And heaven forbid a woman should cry or showemotion in public. After U.S. Rep. PatriciaSchroeder (D-Col.) tearily announced herwithdrawal from the 1988 Presidential race, shewas widely criticized for revealing her feelings.Experience has shown that every way these womenturn, they have to keep dancing in line and notmiss a beat.

"Tough and Caring," is how CaliforniaDemocratic gubernatorial candidate DianneFeinstein bills herself in a catchy slogan thatmanages to synthesize the best of male and femalestereotypes.

Feinstein, former mayor of San Fransisco, is"tough" in her support of the death penalty, whileremaining "caring" on more social issues, sayingat times that "California can use a littlemothering." She is strongly pro-choice and isliberal on environmental and education policies.And now she's in a neck-and-neck race for thefinish.

Feinstein is not the only candidate who has attimes played up the so-called "advantages" ofbeing a woman. Others--Murphy and Richards amongthem--have stressed their "different voice," in aneffort to project change and compassion to thevoters.

"Women do have a different voice in politics,"says Danowitz. "They bring different issues to theforefront. In the current climate there has beenenormous potential for women to capitalize ontheir difference--but that in and of itself is notenough."

And in the wake of the Persian Gulf crisis andthe subsequent shift in national attention,women's "advantages" may once again becomedrawbacks.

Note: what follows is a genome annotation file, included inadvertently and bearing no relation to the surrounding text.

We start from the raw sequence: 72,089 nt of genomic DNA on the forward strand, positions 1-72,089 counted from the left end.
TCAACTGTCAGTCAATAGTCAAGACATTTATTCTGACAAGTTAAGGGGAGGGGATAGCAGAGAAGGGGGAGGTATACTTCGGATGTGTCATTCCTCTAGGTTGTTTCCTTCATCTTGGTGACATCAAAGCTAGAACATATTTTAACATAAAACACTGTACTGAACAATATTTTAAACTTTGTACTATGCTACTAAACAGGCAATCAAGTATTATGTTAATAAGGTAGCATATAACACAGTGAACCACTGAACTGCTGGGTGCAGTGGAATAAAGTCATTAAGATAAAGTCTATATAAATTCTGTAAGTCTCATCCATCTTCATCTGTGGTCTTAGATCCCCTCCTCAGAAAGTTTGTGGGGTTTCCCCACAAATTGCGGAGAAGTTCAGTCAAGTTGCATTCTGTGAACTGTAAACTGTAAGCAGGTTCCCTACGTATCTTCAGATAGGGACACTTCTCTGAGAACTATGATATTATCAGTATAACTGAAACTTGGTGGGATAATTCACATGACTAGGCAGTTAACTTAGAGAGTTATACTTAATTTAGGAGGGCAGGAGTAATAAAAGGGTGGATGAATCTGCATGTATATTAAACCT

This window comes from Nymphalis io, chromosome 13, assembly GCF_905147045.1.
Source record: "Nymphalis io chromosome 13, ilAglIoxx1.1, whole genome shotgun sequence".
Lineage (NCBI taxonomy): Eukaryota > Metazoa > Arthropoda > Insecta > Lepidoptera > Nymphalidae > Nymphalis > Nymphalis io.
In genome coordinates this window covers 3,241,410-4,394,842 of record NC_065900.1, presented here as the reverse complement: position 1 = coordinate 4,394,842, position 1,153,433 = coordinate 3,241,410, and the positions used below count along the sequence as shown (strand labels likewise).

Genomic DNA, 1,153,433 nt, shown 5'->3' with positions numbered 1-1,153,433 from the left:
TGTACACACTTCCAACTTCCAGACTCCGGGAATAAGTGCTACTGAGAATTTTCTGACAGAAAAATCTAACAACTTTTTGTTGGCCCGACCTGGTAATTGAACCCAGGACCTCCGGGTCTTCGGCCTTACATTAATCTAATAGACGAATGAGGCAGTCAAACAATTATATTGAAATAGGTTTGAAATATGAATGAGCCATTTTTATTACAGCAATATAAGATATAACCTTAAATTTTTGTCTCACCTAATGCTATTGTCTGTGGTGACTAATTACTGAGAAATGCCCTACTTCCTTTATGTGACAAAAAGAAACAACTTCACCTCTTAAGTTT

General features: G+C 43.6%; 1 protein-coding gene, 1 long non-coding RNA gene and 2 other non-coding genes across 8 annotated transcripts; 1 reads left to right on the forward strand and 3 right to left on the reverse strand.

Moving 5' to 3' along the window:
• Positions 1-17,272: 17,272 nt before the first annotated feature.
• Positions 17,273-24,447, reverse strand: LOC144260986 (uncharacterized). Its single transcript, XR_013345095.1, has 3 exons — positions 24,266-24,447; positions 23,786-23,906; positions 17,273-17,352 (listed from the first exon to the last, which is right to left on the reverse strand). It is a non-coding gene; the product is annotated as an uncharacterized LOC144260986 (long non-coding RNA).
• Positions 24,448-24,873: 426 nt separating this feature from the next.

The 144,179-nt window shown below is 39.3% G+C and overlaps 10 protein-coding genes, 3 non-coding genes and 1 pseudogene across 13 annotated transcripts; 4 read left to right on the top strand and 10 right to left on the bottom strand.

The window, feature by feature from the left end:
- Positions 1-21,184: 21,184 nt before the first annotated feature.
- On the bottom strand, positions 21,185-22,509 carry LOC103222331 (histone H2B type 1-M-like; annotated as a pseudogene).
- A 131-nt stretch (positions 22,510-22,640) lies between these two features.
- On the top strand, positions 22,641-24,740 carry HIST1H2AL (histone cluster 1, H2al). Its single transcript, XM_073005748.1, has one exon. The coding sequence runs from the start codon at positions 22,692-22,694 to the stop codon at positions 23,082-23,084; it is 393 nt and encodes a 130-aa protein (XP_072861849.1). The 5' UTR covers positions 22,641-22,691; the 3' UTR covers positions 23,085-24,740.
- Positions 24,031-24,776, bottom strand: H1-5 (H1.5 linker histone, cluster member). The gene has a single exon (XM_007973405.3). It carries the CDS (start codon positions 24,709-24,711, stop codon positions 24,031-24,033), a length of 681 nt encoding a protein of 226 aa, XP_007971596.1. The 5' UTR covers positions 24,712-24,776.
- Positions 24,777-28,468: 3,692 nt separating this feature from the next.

"A lot of things happend on the way to theballot box," says Marie Morse of the NationalWomen's Political Caucus. "People feel safe with amale politician if they feel they are in any kindof danger."

Another difficulty women have faced this yearhas been the barrage of negative campaigns mountedby their opponents. In the case of Murphy, whopulled out of the Massachusetts race a week beforethe primary, Danowitz argues that the lieutanantgovernor was "a victim of not being able to gonegative."

"When she was attacked she didn't strike backsuccessfully--and that's a problem many womencandidates have," Danowitz."

Richards on the other hand went negative--realnegative--early on in the primary. The stingingrebuttals of her primary opponents' stuck with herin the form of high negative ratings as sheentered the general contest.

Both cases, experts say, highlight differentaspects of the same problem: the fine line womenstill have to walk in defining their campaigngoals.